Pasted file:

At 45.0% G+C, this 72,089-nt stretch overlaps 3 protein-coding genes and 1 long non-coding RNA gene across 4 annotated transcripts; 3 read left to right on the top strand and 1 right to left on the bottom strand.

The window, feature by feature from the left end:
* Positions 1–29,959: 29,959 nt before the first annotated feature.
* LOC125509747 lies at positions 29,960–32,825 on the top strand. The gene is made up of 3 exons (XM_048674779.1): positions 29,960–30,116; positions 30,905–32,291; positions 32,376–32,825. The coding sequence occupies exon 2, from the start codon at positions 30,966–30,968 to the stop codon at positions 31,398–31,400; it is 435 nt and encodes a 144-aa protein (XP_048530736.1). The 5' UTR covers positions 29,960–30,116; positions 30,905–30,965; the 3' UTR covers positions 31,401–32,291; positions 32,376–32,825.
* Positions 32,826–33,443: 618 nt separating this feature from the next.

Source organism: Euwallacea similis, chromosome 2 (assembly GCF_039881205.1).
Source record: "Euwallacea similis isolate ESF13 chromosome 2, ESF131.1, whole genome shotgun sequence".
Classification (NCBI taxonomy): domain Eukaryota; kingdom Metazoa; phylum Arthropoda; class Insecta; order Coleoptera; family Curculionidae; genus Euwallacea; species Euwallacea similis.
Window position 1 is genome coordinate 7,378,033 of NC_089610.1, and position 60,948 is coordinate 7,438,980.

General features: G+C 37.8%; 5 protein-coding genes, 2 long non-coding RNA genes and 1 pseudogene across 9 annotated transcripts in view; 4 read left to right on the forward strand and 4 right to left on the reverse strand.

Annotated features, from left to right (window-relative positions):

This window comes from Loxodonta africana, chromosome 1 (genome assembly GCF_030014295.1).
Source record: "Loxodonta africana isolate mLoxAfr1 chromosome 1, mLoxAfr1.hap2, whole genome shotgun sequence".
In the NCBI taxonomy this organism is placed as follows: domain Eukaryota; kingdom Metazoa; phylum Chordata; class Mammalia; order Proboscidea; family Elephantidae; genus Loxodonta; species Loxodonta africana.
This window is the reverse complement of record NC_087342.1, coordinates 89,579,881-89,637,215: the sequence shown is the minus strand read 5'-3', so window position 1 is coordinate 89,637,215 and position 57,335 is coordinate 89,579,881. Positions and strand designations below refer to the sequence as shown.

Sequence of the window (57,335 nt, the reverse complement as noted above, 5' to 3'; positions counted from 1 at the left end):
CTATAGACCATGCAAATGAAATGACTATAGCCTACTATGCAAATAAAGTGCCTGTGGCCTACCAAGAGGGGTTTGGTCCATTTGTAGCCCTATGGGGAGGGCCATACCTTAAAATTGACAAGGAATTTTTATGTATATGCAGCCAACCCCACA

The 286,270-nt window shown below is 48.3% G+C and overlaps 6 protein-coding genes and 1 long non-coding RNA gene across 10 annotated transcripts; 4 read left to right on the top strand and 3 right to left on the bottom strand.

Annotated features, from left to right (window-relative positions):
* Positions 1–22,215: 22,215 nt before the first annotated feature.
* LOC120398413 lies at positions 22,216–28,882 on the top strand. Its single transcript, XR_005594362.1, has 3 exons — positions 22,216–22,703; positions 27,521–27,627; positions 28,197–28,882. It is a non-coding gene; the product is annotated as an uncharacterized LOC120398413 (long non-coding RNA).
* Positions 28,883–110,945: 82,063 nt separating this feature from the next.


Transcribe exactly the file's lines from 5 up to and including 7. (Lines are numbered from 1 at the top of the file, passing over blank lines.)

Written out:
* Positions 32,826–33,443: 618 nt separating this feature from the next.

Source organism: Euwallacea similis, chromosome 2 (assembly GCF_039881205.1).
Source record: "Euwallacea similis isolate ESF13 chromosome 2, ESF131.1, whole genome shotgun sequence".